Kitchen Design & Manufacture Specialists in Hamilton, New Zealand. Pure Kitchens Ltd.

Church History

The hill on which the Cathedral Church stands is known as Cathedral Hill Pukerangiora. The hill was a well known tribal landmark named after the native flora called Rangiora that grew on its summit in pre-European times. It stems from rangi meaning sky; ora meaning life; pukemeaning hill; thus the full name Pukerangiora can mean literally the hill of the life giving heaven.

On Victoria Street at the foot of Pukerangiora there is a plaque in Maori and English describing the story of the hill going back to ancient times. The plaque recalls many centuries of ancestral occupation by the people of Tainui. There has been considerable debate about whether there existed a Pa on Pukerangiora but there seems to be no evidence of this from traditional Maori accounts.

history-tawhaioIn the 1860’s, during the reign of King Tawhaio war broke out in Waikato due to the colonisation process. Large scale, illegal confiscation of Tainui land resulted. During this time a British Signal Post was built on this hill, the trenches of which remain under the Cathedral.

history-firstchurchThe first Hamilton Anglican church was nearly completed in 1867 when it was burnt down. Despite extreme difficulties and a world-wide depression another church was completed in about 1871. However no one was satisfied with this church and it was sold to the Waikato Times for £105 with services then being held at the Courthouse.

Therefore the Anglican congregation did not have a church and the town of Hamilton did not have a public hall and it was thought it would be both economical as well as fulfilling a common need if all parties combined to obtain one. The Hall was completed in 1881.

history-hallIn 1884 on land at the foot of the present Cathedral the church was dedicated and consecrated in 1887. A new hall which was not shared with the local community was built in 1893. The new church however was built with Kahikatea and was badly affected by borer and a fund was set up to enable a new church to be built.


history-firstcathedralModelled on a 15th Century Norfolk Church and designed in ferro-concrete by Warren and Blechynden of Hamilton, the present St Peter’s was completed in 1916 and was the fourth church to be built and the third on this site.

St Peter’s Cathedral is the mother church for the Anglican Diocese of Waikato and shares this role with St Mary’s Cathedral in new Plymouth. The Cathedral is also a vibrant parish in its own right with the Dean of the Cathedral as its Vicar.

Books detailing the Cathedral History

There are two books which detail the history of the Cathedral and the hill it stands on.

  • “Three score years & fifteen” was compiled by Gabrielle & Paul Day for our 75th anniversary.
  • “One Hundred – Not Out” written by Ray and Ann Harlow.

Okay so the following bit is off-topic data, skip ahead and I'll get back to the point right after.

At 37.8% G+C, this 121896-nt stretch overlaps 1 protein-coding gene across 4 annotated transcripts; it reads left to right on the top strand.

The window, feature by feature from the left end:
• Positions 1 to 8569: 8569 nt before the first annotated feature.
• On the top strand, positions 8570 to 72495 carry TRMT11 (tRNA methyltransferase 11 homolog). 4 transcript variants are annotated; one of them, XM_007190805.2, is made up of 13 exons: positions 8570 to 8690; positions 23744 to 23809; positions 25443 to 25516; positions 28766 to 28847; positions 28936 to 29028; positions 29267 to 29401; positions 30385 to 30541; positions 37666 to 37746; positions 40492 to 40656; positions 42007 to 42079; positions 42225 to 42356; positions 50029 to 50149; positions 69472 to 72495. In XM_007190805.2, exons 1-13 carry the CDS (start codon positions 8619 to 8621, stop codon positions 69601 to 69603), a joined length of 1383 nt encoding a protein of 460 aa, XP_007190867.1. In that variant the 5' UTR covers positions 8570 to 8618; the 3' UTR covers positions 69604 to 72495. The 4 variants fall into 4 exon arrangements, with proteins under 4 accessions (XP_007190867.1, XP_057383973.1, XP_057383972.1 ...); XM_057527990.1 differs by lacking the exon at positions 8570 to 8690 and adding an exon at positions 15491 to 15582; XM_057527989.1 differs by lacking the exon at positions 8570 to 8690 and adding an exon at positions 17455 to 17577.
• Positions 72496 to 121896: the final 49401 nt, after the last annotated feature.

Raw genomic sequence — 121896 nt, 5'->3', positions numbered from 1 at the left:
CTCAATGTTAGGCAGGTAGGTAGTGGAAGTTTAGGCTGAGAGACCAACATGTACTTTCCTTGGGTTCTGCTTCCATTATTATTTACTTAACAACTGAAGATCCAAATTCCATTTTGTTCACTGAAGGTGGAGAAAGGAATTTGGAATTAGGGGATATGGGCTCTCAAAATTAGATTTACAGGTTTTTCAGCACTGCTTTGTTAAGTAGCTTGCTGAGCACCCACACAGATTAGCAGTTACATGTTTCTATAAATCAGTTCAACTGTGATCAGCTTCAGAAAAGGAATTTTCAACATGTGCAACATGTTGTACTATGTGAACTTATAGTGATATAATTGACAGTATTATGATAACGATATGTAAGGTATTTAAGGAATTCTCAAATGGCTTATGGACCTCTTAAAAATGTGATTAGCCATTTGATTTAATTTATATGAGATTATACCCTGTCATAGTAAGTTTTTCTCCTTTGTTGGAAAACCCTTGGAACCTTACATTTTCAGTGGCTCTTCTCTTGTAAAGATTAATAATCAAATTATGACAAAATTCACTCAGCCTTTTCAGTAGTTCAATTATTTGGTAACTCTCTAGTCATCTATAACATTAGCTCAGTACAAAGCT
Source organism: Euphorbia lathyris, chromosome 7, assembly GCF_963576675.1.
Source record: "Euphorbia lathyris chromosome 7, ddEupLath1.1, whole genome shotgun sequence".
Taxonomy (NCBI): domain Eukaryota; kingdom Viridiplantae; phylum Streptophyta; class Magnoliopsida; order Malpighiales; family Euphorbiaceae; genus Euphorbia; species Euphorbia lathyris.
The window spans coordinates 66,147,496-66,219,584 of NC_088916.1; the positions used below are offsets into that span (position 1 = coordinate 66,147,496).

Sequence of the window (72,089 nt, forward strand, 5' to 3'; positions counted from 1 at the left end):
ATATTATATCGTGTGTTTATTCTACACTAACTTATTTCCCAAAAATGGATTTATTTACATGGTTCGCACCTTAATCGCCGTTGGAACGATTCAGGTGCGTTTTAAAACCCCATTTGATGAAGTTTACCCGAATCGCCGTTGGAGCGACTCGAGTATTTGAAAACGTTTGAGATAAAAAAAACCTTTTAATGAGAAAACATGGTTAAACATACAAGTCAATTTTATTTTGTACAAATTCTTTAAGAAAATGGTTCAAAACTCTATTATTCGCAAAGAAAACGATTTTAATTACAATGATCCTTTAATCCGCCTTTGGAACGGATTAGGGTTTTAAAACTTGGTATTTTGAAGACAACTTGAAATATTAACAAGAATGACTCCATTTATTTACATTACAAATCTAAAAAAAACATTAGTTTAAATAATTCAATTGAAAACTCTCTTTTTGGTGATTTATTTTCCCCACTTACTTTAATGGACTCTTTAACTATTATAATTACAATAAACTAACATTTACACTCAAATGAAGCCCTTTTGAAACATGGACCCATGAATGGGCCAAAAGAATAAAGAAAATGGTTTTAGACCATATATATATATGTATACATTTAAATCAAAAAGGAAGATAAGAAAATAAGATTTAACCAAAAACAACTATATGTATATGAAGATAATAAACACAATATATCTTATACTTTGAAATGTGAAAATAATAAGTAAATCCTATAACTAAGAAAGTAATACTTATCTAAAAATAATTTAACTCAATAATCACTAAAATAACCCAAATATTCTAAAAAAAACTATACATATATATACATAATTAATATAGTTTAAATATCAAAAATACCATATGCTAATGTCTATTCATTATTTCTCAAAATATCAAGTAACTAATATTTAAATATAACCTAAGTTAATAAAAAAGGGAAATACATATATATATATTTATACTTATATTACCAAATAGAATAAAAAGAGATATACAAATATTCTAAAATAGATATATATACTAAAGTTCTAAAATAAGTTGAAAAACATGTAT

Three score years & fifteen (48 pages with illustrations)

In 1990 forhistory-book_3score the 75th Anniversary of the Cathedral, Paul & Gabrielle Day wrote a book of our history. Called Three Score and Fifteen it tells a comprehensive story of the people and personalities; the struggles and the achievements that have created the Cathedral you see today.

The text below is part of the forward to that book written by Paul & Gabrielle:

It will be seventy-five years in October 1990 since Lord Liverpool laid the foundation stone of the Parish Church of St Peter, in Hamilton.

In a city which became a borough in 1877, 75 is a respectable enough age to have attained, even without considering the absence of great numbers of historic buildings within the city limits. In fact, the North Island volume of the Historic Places Trust’s Historic Buildings of New Zealand lists not a single Hamilton building.

For this fact, the circumstances of the town’s beginnings are largely responsible. Conceived in armed conflict, casually and negligently nurtured by business and government bodies in faraway Auckland, Hamilton was, for the first 20 years, a quagmire of deprivation, poverty and natural disaster.

Three churches preceded the present St Peter’s. One was destroyed by fire; its replacement was soon outgrown by a rapidly increasing congregation; and the third, misguidedly built of Kahikatea, lasted a mere 38 years. Parishioners of the 1900s yearned for a church in permanent materials. Led by a vigorous and devout vicar, their campaign for such a building culminated in the construction of the first stage of St Peter’s. Within a decade, destiny had pushed the church into a more important role: in 1926 it received the cathedra of the first Bishop of Waikato, Cecil Arthur Cherrington.

Since then, through many vicissitudes, St Peter’s has been completed and adorned. The edifice now carries in its fabric the tale of three-quarters of a century of local history – places, events and personalities.

One Hundred – Not Out (70 pages with illustrations)


Like the previously mentioned book, this account of the next 25 years of the church’s history was prepared for an anniversary. In 2016, St Peter’s celebrated the centenary of the present building. Compared with the first 75 years, these last 25 years saw relatively little development of the physical building apart from a refurbishment of the sanctuary/chancel area, and the construction of a new porch, so the writers, while tracing these developments, concentrated more on the life of the parish itself over this period.


The Waikato Cathedral Church of St Peter

history-book_cathedralThe further book, written in 2002 by Bishop David Moxon is a 40 page book with colour illustrations designed as a Visitor’s Guide starting with an introduction to the Anglican Communion and then walks through and around the precincts of this Cathedral and the hill on which it stands. “A prayerful walk on a sacred hill”


These books are available from the Cathedral Bookshop.